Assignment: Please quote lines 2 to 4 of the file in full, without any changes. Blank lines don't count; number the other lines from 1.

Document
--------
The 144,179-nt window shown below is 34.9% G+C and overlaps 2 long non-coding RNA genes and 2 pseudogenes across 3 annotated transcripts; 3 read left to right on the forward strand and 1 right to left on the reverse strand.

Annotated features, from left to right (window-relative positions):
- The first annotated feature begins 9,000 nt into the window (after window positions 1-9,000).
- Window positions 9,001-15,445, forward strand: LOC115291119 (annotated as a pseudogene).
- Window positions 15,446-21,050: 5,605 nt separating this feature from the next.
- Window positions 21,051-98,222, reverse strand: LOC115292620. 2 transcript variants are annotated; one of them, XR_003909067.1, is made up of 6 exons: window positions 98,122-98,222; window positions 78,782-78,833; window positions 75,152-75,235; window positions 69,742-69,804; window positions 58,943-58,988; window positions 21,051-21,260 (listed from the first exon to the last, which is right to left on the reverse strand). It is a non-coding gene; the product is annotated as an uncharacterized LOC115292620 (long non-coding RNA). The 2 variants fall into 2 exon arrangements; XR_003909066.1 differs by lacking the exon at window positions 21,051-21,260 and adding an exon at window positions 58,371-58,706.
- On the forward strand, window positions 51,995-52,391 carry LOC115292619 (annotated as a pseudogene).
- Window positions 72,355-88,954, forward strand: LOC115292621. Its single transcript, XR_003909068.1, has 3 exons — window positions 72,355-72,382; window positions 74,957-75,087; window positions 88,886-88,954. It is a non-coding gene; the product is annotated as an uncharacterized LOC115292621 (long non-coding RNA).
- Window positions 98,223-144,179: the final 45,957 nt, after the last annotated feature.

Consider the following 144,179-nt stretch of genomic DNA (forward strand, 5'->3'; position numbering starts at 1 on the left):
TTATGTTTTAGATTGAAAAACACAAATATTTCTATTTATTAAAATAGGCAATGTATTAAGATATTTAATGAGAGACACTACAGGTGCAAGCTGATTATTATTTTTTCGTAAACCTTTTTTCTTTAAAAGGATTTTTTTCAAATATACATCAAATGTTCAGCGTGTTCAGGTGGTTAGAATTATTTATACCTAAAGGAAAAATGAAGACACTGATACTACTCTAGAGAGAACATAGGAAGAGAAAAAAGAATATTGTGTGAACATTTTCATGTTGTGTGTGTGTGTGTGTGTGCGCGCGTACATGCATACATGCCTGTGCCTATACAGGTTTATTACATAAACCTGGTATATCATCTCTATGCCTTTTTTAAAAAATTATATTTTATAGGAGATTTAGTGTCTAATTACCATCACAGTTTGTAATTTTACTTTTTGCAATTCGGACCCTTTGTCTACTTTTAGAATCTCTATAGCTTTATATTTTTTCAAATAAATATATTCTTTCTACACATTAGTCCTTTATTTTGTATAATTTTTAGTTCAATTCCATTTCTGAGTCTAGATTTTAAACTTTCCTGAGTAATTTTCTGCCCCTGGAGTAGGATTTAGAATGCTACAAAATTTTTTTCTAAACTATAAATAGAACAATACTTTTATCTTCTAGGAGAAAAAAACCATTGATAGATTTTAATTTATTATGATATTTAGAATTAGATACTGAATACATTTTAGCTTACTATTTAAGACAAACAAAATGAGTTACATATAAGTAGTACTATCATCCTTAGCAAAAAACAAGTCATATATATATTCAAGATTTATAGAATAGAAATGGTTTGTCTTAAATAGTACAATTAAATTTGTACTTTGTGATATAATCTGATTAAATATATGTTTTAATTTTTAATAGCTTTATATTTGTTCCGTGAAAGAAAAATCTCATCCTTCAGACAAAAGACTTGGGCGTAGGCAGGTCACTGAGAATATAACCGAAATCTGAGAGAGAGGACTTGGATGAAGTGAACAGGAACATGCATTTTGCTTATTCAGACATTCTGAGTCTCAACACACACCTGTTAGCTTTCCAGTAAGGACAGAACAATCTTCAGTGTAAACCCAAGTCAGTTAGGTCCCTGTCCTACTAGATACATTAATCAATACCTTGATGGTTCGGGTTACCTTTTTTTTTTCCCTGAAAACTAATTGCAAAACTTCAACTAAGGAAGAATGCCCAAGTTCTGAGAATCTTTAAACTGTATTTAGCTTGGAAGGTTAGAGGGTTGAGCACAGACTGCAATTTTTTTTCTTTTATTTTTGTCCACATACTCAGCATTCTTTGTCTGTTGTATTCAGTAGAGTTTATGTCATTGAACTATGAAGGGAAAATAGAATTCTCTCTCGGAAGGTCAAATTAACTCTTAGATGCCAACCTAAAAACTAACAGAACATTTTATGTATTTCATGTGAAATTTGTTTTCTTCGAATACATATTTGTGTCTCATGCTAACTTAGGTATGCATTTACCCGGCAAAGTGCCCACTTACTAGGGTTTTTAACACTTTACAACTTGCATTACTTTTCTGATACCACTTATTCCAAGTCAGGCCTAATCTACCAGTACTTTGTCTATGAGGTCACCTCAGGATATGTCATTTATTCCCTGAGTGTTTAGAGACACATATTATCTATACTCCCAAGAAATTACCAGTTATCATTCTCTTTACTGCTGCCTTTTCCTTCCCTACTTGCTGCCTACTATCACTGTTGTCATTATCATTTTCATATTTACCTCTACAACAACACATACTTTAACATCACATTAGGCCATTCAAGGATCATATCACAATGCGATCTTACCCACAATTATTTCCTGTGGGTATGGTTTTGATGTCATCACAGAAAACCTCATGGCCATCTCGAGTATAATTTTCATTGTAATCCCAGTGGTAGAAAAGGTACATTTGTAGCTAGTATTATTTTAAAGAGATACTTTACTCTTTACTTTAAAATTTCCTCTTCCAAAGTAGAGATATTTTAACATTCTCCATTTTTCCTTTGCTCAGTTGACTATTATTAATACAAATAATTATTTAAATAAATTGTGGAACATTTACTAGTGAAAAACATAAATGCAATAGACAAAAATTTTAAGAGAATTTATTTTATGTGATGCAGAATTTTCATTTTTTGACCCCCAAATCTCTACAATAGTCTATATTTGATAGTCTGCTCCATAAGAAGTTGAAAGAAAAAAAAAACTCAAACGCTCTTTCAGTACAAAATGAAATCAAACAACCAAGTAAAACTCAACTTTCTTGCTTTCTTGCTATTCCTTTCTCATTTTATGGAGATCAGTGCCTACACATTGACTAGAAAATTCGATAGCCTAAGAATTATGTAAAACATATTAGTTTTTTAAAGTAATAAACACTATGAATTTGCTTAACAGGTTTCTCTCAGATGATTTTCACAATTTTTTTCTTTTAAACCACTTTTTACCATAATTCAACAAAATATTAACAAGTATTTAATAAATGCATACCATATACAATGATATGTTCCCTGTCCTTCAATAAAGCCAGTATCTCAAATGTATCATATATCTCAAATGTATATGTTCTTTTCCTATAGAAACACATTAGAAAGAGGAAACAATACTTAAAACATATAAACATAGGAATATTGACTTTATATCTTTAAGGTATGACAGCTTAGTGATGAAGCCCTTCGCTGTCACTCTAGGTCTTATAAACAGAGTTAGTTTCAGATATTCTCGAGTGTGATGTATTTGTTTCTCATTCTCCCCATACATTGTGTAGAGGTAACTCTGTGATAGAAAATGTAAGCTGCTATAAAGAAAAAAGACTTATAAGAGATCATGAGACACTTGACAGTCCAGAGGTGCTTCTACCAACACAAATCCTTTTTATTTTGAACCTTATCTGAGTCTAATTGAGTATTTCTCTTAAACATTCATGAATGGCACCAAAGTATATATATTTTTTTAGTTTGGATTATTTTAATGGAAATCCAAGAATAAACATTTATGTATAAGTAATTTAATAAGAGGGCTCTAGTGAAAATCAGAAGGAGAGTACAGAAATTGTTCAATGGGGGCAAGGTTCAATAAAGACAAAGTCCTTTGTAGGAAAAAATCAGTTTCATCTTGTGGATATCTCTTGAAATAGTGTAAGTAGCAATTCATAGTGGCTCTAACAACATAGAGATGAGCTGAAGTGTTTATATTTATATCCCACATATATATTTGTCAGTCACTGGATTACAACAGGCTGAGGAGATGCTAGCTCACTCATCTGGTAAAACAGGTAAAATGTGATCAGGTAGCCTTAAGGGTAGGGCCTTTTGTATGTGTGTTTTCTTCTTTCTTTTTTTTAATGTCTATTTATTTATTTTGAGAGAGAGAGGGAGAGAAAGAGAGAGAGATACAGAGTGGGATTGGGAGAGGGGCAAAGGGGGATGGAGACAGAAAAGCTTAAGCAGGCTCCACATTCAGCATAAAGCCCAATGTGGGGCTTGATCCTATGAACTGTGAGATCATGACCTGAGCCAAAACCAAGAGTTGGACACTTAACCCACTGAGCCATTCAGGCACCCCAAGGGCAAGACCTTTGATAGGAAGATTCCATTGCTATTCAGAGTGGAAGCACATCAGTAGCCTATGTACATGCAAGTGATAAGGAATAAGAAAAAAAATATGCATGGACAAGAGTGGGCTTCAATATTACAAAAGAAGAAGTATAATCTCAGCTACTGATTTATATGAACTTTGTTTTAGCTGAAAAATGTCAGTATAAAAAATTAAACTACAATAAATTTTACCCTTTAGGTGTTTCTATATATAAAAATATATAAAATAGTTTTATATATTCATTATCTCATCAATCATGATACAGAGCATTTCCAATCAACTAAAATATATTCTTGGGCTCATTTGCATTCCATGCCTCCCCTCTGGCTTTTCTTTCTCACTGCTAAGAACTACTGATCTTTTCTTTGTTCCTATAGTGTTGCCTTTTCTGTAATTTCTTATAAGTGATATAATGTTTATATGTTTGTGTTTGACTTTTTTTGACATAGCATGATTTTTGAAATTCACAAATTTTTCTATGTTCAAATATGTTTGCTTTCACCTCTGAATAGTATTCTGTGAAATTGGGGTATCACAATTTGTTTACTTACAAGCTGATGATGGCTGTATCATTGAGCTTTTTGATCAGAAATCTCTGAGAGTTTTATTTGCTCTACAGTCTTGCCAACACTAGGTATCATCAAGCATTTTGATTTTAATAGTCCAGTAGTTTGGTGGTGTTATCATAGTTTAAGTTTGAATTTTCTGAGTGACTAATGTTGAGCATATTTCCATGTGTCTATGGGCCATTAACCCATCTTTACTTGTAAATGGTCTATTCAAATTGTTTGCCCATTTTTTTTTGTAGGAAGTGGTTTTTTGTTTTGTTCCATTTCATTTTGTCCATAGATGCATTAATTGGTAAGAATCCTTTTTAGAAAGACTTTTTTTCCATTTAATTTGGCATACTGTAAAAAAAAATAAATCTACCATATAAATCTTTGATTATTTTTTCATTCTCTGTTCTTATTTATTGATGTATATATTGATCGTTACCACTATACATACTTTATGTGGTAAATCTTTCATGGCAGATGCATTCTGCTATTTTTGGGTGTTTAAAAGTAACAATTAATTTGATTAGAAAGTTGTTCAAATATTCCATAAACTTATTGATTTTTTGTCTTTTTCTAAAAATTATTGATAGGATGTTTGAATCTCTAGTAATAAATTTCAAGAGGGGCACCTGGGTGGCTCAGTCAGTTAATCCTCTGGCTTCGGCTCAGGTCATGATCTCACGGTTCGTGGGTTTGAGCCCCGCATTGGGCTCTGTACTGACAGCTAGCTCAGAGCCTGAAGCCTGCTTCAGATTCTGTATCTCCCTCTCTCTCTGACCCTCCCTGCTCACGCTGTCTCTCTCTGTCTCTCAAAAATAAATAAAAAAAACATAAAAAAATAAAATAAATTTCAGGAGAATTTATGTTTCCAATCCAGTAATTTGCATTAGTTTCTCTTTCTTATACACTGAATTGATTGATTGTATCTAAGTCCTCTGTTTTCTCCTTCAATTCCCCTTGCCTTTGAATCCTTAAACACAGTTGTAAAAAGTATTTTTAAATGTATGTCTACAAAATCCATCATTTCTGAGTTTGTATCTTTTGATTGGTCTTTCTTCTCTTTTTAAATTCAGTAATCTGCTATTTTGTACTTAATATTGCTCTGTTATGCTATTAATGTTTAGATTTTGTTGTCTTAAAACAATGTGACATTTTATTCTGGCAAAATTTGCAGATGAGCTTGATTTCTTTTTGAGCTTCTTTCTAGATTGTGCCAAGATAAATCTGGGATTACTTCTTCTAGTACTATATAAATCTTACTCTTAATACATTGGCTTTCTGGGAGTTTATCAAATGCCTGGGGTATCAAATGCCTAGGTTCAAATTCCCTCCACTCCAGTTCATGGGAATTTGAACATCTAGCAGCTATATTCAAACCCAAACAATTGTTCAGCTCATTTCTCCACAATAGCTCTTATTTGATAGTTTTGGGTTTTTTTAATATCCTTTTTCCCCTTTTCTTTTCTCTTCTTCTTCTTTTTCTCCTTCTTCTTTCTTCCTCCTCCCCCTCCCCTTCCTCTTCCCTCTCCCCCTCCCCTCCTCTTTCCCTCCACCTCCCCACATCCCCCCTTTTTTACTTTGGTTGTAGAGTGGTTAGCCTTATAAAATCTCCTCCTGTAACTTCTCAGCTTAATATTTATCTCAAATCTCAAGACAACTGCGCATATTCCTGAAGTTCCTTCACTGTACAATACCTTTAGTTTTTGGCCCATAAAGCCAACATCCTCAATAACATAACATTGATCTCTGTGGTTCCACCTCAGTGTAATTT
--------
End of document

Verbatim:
Annotated features, from left to right (window-relative positions):
- The first annotated feature begins 9,000 nt into the window (after window positions 1-9,000).
- Window positions 9,001-15,445, forward strand: LOC115291119 (annotated as a pseudogene).